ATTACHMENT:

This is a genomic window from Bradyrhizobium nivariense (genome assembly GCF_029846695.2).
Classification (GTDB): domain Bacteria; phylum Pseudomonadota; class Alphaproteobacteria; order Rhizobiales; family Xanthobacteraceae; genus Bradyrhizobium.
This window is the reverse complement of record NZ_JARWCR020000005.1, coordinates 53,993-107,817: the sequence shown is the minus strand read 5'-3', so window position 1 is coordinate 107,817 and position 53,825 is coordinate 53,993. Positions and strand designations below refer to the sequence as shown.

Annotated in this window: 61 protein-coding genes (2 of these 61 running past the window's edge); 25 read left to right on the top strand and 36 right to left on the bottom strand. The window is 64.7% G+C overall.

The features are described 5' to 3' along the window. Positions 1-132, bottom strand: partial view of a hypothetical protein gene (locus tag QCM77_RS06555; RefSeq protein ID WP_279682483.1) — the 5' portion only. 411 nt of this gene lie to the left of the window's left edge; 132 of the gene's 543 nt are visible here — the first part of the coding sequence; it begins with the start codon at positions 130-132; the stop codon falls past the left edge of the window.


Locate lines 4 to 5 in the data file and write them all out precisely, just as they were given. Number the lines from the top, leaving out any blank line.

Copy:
Annotated in this window: 61 protein-coding genes (2 of these 61 running past the window's edge); 25 read left to right on the top strand and 36 right to left on the bottom strand. The window is 64.7% G+C overall.

The features are described 5' to 3' along the window. Positions 1-132, bottom strand: partial view of a hypothetical protein gene (locus tag QCM77_RS06555; RefSeq protein ID WP_279682483.1) — the 5' portion only. 411 nt of this gene lie to the left of the window's left edge; 132 of the gene's 543 nt are visible here — the first part of the coding sequence; it begins with the start codon at positions 130-132; the stop codon falls past the left edge of the window.